CMTC-OVM Member Conference Canada 2017
CMTC-OVM Member Conference Canada 2017
Report CMTC-OVM Member Conference Canada 2017
On Saturday, May 6, 2017, the Canadian CMTC-OVM organization held its second member’s meeting.
Eleven families visited this meeting in the town of Cobourg.
As was the case at the meetings in the Netherlands and the USA, there was the possibility of making a medical diagnosis. Dr. Millan Patel performed these diagnoses. A separate room with entertainment for the children was arranged so the parents could attend the conference.
From the Netherlands, Isa Veldhuizen and Lex van der Heijden participated in this conference. Isa shared her personal experiences with several parents. Lex gave three presentations and then led the workshop ‘share your story’. Several parents shared their personal experiences.
Jennifer Cormiers daughter
Jennifer Cormier, President CMTC-OVM Canada, opened the conference. She started with the famous poem ‘welcome to Holland’. Then she presented the board members and told that Prof. dr. Arnold Oranje had died. Last year he was still present to conduct diagnoses and to give a lecture.
Cormier briefly describes CMTC and shares her story about CMTC with her daughter Ireland. The doctors did not know what was going on and brought it in connection with childbirth. Reactions of people who met her daughter were: “It will pass”, “it’s your first child and you are probably overreacting.” During the CMTC diagnosis in Canada, it was said that it was better to go home and spend as much time as possible with her daughter. This felt like a slap in the face. Via Lex, Jennifer came into contact with Prof. dr. Oranje and two weeks later the diagnosis was finally made.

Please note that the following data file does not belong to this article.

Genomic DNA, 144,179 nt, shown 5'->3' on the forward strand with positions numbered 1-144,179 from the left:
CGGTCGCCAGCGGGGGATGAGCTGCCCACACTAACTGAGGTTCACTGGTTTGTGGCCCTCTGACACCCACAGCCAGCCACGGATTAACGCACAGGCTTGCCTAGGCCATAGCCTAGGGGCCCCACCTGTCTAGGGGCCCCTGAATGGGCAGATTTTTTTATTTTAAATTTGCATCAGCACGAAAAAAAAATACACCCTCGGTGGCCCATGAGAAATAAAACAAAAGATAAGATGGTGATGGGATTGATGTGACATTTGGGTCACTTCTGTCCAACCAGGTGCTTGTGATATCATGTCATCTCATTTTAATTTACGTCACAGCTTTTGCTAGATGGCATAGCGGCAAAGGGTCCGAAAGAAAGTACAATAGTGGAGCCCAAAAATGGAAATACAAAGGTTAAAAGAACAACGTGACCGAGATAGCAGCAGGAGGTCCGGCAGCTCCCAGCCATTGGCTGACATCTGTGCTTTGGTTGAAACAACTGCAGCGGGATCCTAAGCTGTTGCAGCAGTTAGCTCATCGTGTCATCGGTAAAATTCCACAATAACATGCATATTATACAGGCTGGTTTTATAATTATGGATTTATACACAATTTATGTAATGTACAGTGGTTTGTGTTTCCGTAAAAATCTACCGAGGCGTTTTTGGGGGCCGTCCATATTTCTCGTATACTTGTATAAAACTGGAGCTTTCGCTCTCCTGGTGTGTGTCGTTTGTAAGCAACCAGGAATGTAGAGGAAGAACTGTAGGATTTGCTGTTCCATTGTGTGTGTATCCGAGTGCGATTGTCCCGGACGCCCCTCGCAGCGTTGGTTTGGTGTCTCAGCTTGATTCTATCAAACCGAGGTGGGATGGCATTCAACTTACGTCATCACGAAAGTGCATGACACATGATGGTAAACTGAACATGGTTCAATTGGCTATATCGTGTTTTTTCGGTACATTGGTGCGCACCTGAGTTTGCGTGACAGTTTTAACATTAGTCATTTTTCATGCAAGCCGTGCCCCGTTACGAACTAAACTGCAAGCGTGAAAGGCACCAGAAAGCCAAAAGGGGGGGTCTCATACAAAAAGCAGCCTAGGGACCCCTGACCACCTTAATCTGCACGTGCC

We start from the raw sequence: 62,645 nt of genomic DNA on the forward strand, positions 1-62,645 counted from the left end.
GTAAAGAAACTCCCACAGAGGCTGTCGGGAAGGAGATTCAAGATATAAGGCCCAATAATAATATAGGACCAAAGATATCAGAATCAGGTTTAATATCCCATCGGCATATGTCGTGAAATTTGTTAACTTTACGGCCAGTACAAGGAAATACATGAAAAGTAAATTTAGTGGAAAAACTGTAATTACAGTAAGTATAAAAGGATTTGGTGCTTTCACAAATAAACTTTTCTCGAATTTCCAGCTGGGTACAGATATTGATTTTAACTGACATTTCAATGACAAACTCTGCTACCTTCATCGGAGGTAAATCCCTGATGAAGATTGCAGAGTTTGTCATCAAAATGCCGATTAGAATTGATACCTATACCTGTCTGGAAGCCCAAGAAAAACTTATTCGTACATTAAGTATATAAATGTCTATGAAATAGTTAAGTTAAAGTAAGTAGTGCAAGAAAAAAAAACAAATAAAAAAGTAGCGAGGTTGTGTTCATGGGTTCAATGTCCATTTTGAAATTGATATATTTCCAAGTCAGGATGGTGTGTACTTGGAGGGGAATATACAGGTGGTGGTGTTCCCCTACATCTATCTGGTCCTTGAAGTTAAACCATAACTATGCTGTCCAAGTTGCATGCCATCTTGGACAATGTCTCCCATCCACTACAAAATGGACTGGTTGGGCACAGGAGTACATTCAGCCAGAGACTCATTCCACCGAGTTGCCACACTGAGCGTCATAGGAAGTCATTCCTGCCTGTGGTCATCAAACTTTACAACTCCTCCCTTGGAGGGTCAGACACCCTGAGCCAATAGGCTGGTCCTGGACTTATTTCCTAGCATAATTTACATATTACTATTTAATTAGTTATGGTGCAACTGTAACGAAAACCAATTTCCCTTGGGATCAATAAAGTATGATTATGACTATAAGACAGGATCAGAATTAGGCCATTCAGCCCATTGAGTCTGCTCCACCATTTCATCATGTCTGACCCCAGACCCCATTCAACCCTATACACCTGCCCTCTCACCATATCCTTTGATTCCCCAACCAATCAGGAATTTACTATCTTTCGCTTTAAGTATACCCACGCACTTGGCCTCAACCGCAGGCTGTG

Ireland could not walk yet when she was 18 months old. This was due to too low muscle tension. At school there was the problem that she could not join gymnastics. The soap in school turned out to be bad for her skin (CMTC patients may have a thin skin) so she now uses her own soap at school. Ireland often fell very ill and the classroom appeared to be at the joint water source at school. She is now taking her own water to school. The first annoying remarks about her CMTC-markings have already been made.
Jennifer thanks all sponsors and points out the existence of shirts and mugs that can be ordered from the webshop.
CMTC an overview
Lecture by Dr Millan Patel (Medical Geneticist at PC Children’s Hospital Vancouver, Canada)
Resilience (Debbie Cockerton)
Debbie is a child behavioural therapist, gave a lecture about resiliency. How do you build in resiliency in children? It is important to build in the ‘Circle of Courage’: this consists of 4 components: belonging, mastery of skills, independence and generosity. ‘Belonging’ means that the child has someone he/she can rely on, whom he/she trusts and who listens to him/her. ‘Mastery of skills’ means that the child believes in the skills that it has (I know I can do it). ‘Independence’ means that the child is able to make decisions on its own (in real life you eventually also have to take decisions on your own). Generosity means that the child learns that doing things for other people can give them a good feeling.